A jury on Thursday found the former reality star, political activist and father of seven guilty of two charges of knowingly receiving and possessing child pornography, also known as child sexual abuse material.
He faces up to 20 years of imprisonment and up to $250,000 in fines for each conviction — though, because possession is a lesser included offense, he will technically only be sentenced for the receipt crime.
“We appreciate the jury’s lengthy deliberations, we respect the jury’s verdict, and we intend to appeal,” Duggar’s legal team said in a statement to NBC News.
Josh’s lawyers said Thursday then plan to appeal the case. Many members of the Duggar family sat in on the trial, offering support to their fallen family member.
Siblings Jana, Jason, Joy-Anna, her husband Austin Forsyth, Justin, Jessa, Jill and Jill’s husband Derick Dillard, along with father Jim Bob, were all present at some point.
His sentencing is expected in four months but a date hasn’t been scheduled pending a pre-sentence investigation.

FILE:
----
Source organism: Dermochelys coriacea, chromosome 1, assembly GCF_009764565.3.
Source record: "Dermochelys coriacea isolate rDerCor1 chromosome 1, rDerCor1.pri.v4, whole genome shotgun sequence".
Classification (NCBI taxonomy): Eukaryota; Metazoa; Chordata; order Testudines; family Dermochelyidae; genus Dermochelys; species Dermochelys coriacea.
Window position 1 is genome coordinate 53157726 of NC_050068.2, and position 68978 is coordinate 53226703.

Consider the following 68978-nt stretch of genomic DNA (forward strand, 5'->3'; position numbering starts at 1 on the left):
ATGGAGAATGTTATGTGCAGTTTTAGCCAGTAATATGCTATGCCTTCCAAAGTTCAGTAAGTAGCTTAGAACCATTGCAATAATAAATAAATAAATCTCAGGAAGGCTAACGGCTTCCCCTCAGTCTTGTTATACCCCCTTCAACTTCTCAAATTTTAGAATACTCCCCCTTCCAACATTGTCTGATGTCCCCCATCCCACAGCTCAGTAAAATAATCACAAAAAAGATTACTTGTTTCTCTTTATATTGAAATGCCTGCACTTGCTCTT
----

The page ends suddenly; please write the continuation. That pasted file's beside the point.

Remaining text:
Shortly after his conviction, Duggar, 33, was led away in handcuffs by U.S. marshals — and he was seen growing visibly distraught as he paused to speak briefly with his wife, Anna.
“First and foremost, this shows that no person is above the law,” Clay Fowlkes, the acting U.S. attorney for the Western District of Arkansas, told reporters beside Riggins.
Duggar had been on trial in federal court in Fayetteville, Arkansas, since last week.
“This verdict sends the message that these cases are a top priority for our office,” Fowlkes said. “This verdict also demonstrates that no person is above the law. Regardless of wealth, social status, or fame, our office will continue to seek out all individuals who seek to abuse children and victimize them through the downloading, possession, and sharing of child pornography.”
Duggar pleaded not guilty to federal charges of receiving and possessing child pornography in Arkansas in April. Federal prosecutors contended that Duggar downloaded a Linux partition on the laptop to circumvent computer software that monitors internet use.